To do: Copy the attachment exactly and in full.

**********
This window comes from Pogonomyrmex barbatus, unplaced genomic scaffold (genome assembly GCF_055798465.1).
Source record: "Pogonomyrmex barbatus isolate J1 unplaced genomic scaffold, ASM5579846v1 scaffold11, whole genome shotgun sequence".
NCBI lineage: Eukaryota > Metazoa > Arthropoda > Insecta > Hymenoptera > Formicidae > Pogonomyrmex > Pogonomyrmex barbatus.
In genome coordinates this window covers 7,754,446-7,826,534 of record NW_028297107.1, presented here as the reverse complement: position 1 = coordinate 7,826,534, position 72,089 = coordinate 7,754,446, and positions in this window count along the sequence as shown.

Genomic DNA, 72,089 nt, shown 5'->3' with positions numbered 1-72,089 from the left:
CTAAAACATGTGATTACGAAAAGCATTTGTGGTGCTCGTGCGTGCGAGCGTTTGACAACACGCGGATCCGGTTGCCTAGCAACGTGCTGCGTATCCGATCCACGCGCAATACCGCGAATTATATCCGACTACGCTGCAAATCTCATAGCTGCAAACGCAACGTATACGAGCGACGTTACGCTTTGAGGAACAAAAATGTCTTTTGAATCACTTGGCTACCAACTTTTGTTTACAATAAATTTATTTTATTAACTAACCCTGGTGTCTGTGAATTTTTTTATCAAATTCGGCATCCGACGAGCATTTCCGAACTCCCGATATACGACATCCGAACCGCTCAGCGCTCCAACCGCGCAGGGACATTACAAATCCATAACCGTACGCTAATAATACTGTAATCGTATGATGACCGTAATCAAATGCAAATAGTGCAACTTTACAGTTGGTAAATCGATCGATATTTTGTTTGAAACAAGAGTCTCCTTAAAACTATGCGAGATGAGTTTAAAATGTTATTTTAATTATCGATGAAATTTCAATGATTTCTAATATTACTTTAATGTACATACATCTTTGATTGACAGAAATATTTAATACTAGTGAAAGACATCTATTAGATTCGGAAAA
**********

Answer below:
This window comes from Pogonomyrmex barbatus, unplaced genomic scaffold (genome assembly GCF_055798465.1).
Source record: "Pogonomyrmex barbatus isolate J1 unplaced genomic scaffold, ASM5579846v1 scaffold11, whole genome shotgun sequence".
NCBI lineage: Eukaryota > Metazoa > Arthropoda > Insecta > Hymenoptera > Formicidae > Pogonomyrmex > Pogonomyrmex barbatus.
In genome coordinates this window covers 7,754,446-7,826,534 of record NW_028297107.1, presented here as the reverse complement: position 1 = coordinate 7,826,534, position 72,089 = coordinate 7,754,446, and positions in this window count along the sequence as shown.

Genomic DNA, 72,089 nt, shown 5'->3' with positions numbered 1-72,089 from the left:
CTAAAACATGTGATTACGAAAAGCATTTGTGGTGCTCGTGCGTGCGAGCGTTTGACAACACGCGGATCCGGTTGCCTAGCAACGTGCTGCGTATCCGATCCACGCGCAATACCGCGAATTATATCCGACTACGCTGCAAATCTCATAGCTGCAAACGCAACGTATACGAGCGACGTTACGCTTTGAGGAACAAAAATGTCTTTTGAATCACTTGGCTACCAACTTTTGTTTACAATAAATTTATTTTATTAACTAACCCTGGTGTCTGTGAATTTTTTTATCAAATTCGGCATCCGACGAGCATTTCCGAACTCCCGATATACGACATCCGAACCGCTCAGCGCTCCAACCGCGCAGGGACATTACAAATCCATAACCGTACGCTAATAATACTGTAATCGTATGATGACCGTAATCAAATGCAAATAGTGCAACTTTACAGTTGGTAAATCGATCGATATTTTGTTTGAAACAAGAGTCTCCTTAAAACTATGCGAGATGAGTTTAAAATGTTATTTTAATTATCGATGAAATTTCAATGATTTCTAATATTACTTTAATGTACATACATCTTTGATTGACAGAAATATTTAATACTAGTGAAAGACATCTATTAGATTCGGAAAA